Cosmic Events

20 October 2022

Cosmic Events

Unrest in Galactic Senate?

by Don Urquhart

Mug shot of Don Urquhart

When informed that only two man-made constructions could be seen from the moon and that they were The Great Wall of China and the holes in the Arsenal defence, I accepted this as fact.  My team was going through one of many bad patches.

Indeed I am to astrophysics what the late Stephen Hawking was to professional football but this article in The New Scientist caught my eye:

A gamma ray burst about 2.4 billion light years away is being called “the BOAT” – the brightest of all time – and is so powerful it has even affected Earth’s atmosphere. Astronomers have spotted what may be the most powerful explosion ever seen. The gamma ray burst, called GRB221009A, was spotted on 9 October, and even its afterglow is brighter than most objects in the sky.

This type of gamma ray burst (GRB) is thought to occur when a massive star explodes in a supernova, leaving behind a black hole. The explosion creates an extraordinary jet of light which makes up the GRB itself, and then the supernova causes a dimmer afterglow. This particular GRB appears so bright partially because it is about 2.4 billion light years away from Earth, making it one of the closest GRBs ever spotted in addition to being the brightest.

Now I take this to mean that the light from the event took 2.4 billion years to get to us.  I also think it is incorrect to say that it happened 2.4 billion years ago – something to do with the space time continuum.  Normally I would consult Mr Einstein on this but he appears to be too busy selling Smart Meters in TV ads at present.

According to the Big Bang theory, space and time emerged together 14 billion years ago, and the universe has been expanding ever since. While the spatial size of the entire universe is unknown it is possible to measure the size of the observable universe, which is approximately 93 billion light-years in diameter at present.

Our Sun is one of a few hundred billion stars in the Milky Way, which is one of a few hundred billion galaxies in the universe. Many of the stars in these galaxies have planets. 

Our solar system was formed 4.6 billion years ago. It has eight planets, an unknown number of smaller dwarf planets and innumerable small bodies orbiting the Sun.

Earth is the third planet from the Sun and the only astronomical object known to harbour life. About 71% of Earth’s surface is made up of the ocean. The remaining 29% of Earth’s surface is land, consisting of continents and islands.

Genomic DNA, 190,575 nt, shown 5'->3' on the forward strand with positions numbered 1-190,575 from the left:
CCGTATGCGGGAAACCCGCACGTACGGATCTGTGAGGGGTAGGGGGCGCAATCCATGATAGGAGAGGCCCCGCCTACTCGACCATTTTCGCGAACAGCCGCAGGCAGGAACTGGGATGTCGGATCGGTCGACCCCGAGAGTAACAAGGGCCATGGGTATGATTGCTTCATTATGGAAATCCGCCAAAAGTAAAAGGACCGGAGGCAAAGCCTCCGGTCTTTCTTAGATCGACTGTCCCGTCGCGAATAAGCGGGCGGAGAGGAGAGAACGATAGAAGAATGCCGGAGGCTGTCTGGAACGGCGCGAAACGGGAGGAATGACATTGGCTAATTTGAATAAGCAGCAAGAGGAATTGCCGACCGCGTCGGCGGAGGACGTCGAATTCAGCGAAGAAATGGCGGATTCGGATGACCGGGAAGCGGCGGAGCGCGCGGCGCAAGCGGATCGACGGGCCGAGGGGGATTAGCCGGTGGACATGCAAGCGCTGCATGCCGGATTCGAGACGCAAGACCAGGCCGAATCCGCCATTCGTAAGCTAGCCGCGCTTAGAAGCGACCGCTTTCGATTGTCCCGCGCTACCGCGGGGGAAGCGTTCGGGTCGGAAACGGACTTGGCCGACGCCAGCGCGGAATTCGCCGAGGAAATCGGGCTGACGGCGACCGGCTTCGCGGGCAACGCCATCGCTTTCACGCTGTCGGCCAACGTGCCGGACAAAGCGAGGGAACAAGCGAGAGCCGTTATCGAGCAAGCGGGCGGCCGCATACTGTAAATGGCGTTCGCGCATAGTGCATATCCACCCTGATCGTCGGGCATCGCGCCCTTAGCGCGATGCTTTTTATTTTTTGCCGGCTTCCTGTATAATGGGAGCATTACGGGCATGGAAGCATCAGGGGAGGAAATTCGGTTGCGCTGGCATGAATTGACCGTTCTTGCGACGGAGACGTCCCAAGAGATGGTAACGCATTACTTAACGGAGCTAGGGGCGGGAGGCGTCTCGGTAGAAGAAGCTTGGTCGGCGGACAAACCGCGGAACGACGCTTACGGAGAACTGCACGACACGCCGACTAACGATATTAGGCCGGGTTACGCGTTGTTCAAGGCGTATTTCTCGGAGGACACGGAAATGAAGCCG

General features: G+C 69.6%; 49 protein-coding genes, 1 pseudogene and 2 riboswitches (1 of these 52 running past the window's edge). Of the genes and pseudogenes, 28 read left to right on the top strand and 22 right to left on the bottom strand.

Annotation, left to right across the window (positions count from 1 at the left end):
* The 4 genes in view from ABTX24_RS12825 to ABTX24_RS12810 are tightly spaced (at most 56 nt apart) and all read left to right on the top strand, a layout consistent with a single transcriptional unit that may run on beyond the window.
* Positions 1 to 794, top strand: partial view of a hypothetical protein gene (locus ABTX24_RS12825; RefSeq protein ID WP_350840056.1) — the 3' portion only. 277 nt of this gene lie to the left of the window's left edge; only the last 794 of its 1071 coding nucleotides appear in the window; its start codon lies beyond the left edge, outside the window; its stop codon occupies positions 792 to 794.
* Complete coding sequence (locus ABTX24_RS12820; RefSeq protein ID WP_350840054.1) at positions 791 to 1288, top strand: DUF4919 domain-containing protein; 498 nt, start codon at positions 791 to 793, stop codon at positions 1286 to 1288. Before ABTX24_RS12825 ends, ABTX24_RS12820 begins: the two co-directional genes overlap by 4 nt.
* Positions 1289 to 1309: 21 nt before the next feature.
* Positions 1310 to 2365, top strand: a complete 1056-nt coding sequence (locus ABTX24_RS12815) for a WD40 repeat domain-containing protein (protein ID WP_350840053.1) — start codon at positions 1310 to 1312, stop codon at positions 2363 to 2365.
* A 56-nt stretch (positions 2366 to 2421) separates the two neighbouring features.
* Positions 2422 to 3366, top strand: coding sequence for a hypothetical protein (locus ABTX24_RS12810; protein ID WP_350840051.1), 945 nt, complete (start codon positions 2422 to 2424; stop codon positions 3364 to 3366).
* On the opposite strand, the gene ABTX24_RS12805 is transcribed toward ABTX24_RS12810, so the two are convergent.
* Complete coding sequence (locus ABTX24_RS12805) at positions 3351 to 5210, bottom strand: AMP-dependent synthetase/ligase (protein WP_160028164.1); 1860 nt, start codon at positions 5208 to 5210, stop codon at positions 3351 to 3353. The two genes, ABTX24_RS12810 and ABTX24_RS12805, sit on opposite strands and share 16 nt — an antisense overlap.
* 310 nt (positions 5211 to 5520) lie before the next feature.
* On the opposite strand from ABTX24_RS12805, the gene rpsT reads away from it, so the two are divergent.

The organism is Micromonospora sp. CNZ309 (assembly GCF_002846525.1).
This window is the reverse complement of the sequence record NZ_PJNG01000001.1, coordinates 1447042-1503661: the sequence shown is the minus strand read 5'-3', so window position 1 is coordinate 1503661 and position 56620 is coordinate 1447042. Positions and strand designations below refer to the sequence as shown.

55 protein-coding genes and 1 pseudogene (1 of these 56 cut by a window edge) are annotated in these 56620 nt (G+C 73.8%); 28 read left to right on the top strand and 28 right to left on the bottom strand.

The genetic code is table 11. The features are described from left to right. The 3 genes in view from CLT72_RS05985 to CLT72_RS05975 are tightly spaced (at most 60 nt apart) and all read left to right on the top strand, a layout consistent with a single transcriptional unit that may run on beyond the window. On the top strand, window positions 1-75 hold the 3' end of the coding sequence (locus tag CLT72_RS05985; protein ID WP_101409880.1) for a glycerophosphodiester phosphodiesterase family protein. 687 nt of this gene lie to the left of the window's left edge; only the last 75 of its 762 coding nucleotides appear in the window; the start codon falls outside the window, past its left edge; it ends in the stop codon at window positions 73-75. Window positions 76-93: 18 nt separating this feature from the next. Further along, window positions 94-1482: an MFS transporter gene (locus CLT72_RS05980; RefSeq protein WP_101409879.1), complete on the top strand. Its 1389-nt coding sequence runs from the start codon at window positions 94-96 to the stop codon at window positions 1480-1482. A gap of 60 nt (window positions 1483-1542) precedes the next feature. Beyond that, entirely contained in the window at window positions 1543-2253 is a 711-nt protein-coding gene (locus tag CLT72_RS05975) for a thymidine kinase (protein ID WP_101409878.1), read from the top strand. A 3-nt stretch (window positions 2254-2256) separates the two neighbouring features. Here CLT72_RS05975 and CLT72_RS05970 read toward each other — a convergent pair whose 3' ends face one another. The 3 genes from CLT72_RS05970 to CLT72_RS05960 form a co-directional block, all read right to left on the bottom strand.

The Earth’s surface area is around 510 million km² and its population around 8 billion. 

The United Kingdom at 244, 000 km², takes up around 0.05% of the Earth’s surface area and its 70 million people comprise around 0.9% of its population.

So our country is a small one on an average sized planet in an insignificant corner of the universe. 

All the news in this backwater is about someone called Liz Truss – how long will she last?  The media scour the planet for people who have a view on this.    Not that the identity of the Prime Minister is a small thing.  It depends on the context. 

The shooting of Archduke Ferdinand in 1914 was a big thing for him but far from Sarajevo it could have looked like a typical Balkan shooting – let’s move on.  In the global scheme of things Kwarteng’s mini-budget looks like a small thing.  It exercises people in Britain because it is having a catastrophic effect on the lives of fellow citizens.  But the news is not about the lives of the people afflicted by Kwarteng’s gaucherie.  It is about the ambitious and relatively incompetent group of people we have rashly entrusted with the management of our laws and finances.

There must be a planet, star system or galaxy somewhere that does these things better.

Follow the Shaw Sheet on

It's FREE!

Already get the weekly email?  Please tell your friends what you like best. Just click the X at the top right and use the social media buttons found on every page.

New to our News?

Click to help keep Shaw Sheet free by signing up.Large 600x271 stamp prompting the reader to join the subscription list